Friday, 5 September 2014

Andre Ovredal - Troll Hunter

Four years ago I had the perverse pleasure of seeing Andre Ovredal's wonderfully terrifying "Troll Hunter" for the first time and several viewings later it remains one of my favourite films of recent times, and one which I love and am fascinated by in equal measure.

Unlike the majority of my film blogs this is unique as it contains just one film, but what a film it is and what an astonishing achievement. Written by Andre, he also wrote and directed his first feature film, 2000's "Future Murder" and following the huge success of Troll Hunter, rumours abound that a Hollywood remake is sure to follow. The original, appraised here, is a very hard act to follow indeed.

It is not my intention to provide huge spoilers for the coming film but rather my purpose is to give a flavour for the film as I do not want to spoil this superb film for you in any way. I have aimed to provide just 5-10% of the film as a taster and in a slightly different way by dissecting a specific scene as a particular insight.

I sincerely write all of my blogs from a fan's perspective and I hope you enjoy them, and if your new to my film blogs I hope you enjoy this specific, one off blog. There are many more to choose from within my archives!

Troll Hunter (2010)

"It isn't very smart to follow me"

This fantastic and atmospheric film opens and closes with disclaimers (of sorts!) but leaving plot spoilers aside, within the opening disclaimer it is asserted that the following is "authentic". This English subtitled film is supposedly a genuinely recorded account of three motivated and determined young students from Volda College on the trail of Norway's one and only troll hunter. Trying to decipher fact from fairy tale fiction the students "Thomas" (Glenn Erland Tosterud) is the group's nominal and fearless leader, "Kalle" (Tomas Alf Larsen) and "Johanna" (Johanna Morck) immediately follow their prized prey, Norway's unknown but gruff and reluctant troll hunter "Hans" (Otto Jespersen) as he traverses the beautiful Norwegian countryside resplendent with jaw dropping waterfalls, mountains, rivers and fjords. Despite the near constant rain, the wonderful surroundings are elegantly shot and become very much a further character in this compelling story.

Following in the tradition of films such as Cloverfield, Paranormal Activity or more presciently The Blair Witch Project, the film is captured on hand held camera and follows the vein of similar "found footage" films of recent times. Operated by Kalle, who is rarely seen on camera aside from one of the film's most claustrophobic scenes, Johanna also reinforces both the realistic and authentic nature of capturing the found footage by carrying and operating the boom sound microphone and this is frequently heightened by Thomas' "to camera" narration and updates to be included within the documentary. The students may be young and seeking an impossibly sounding story, however they are equally professionally equipped and determined to film their goal as the story unfolds before them. The realism of filming such a documentary (now called a Mockumentary in today's vernacular) is heightened throughout the film as the camera constantly shakes from running, jumping, or is dropped and at one point the lens is shattered, but as with it's esteemed predecessors such as The Blair Witch Project, the camera continues to record. But what is it recording exactly?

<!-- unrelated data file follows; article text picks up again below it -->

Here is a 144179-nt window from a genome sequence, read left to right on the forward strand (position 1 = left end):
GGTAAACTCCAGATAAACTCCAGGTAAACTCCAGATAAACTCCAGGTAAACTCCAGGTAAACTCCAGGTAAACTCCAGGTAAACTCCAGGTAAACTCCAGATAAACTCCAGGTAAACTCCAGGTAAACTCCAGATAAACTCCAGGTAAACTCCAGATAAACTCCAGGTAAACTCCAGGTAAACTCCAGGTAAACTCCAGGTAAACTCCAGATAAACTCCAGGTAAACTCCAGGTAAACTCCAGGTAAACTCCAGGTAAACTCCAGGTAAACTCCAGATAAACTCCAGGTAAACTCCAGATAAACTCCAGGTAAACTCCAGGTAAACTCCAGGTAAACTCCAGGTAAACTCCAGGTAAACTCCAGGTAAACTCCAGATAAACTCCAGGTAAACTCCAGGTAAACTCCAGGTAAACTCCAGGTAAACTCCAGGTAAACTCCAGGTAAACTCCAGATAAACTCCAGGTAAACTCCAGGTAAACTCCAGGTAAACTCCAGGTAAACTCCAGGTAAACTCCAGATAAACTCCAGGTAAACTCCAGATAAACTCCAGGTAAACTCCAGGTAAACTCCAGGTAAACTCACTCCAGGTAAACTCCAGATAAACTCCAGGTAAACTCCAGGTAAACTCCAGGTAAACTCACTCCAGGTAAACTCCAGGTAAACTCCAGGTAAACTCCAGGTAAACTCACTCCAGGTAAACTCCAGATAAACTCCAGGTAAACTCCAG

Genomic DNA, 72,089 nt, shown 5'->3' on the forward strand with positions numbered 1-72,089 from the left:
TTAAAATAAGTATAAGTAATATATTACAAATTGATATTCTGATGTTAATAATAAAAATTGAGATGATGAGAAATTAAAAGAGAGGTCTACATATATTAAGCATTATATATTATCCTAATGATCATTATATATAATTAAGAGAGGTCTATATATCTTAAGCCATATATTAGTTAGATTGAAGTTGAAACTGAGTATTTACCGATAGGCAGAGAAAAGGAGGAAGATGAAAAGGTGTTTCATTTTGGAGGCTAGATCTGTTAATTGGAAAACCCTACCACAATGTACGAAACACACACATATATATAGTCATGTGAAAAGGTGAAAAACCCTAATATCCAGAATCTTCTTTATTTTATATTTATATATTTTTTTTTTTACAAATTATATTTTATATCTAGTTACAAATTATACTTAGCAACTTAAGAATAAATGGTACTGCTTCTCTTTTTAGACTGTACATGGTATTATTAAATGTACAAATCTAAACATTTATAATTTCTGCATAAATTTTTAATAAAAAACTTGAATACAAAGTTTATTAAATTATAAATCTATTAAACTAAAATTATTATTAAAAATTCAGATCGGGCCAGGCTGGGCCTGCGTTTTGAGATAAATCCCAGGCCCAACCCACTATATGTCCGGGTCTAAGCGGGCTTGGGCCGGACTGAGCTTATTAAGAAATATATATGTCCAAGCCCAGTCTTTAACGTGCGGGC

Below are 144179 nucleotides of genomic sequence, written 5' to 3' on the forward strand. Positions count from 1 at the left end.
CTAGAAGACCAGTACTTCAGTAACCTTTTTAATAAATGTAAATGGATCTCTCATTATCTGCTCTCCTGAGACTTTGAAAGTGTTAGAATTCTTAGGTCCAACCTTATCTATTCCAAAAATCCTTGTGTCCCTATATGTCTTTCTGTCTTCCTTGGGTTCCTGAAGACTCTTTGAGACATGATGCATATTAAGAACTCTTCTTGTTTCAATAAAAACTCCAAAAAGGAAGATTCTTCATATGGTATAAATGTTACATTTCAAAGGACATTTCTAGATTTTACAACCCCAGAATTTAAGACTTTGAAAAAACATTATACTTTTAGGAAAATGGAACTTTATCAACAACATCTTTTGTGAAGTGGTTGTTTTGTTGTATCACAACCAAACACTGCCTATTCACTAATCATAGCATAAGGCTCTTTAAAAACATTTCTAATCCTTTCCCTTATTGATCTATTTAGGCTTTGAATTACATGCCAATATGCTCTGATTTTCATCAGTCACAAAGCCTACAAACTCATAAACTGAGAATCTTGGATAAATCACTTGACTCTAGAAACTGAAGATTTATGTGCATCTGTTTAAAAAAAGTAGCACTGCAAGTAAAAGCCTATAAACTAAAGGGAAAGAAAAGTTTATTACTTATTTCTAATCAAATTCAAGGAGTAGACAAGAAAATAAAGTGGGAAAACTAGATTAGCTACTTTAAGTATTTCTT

There are further incidental characters along the way such as "Finn Haugen" (Hans Morten Hansen) and Veterinarian "Hilde" (Torunn Lodemel Stokkeland) but it is the three students and Hans who naturally dominate the screen time, along with those fabled and pesky trolls, obviously! They are simply amazingly created, balancing between cartoonish fairy tale and utter terror brilliantly, and far beyond the expectations of our students. But it's Hans who propels the story and large credit must be paid to Otto Jespersen for his wonderful performance as the deadpan, straight and ultra professional troll hunter. Reluctantly agreeing to allow the three students to join him, he never strays from being matter of fact or meticulous in everything he does and remains dedicated to his "shitty job" despite the drawbacks and the attentions of three overly ambitious young students. When together, whether eating breakfast or within the confines of Hans' cramped and smelly caravan, the back story is further explained and these scenes are key:

Methodical and meticulous as ever, during breakfast Hans completes a TSS form (Troll Security Service) and whilst doing so he confirms to the students the types of troll he hunts and the sub groups of "Ringlefinch", "Tosserlad" and "Rimetosser".

"Trolls are animals. Predators. They eat, shit and mate. They will eat anything".

Within the cramped confines of his troll stink infested caravan, with walls adorned with troll tails, drawings of trolls and maps of their territories, Hans remains matter of fact on his subsistence existence and his inability to sleep in the dark.

With night time scenes that are equal parts horrifying and brilliantly imagined and created, Andre Ovredal tells this intriguing tale superbly through the prism of three idealistic students and a gruff, disaffected older man all seeking the truth. Surreal and strange, and very blackly comedic at times, this has become a firm favourite of mine in recent years and if you can suspend your disbelief for 103 minutes, it may become a firm favourite of yours too. But just remember.......


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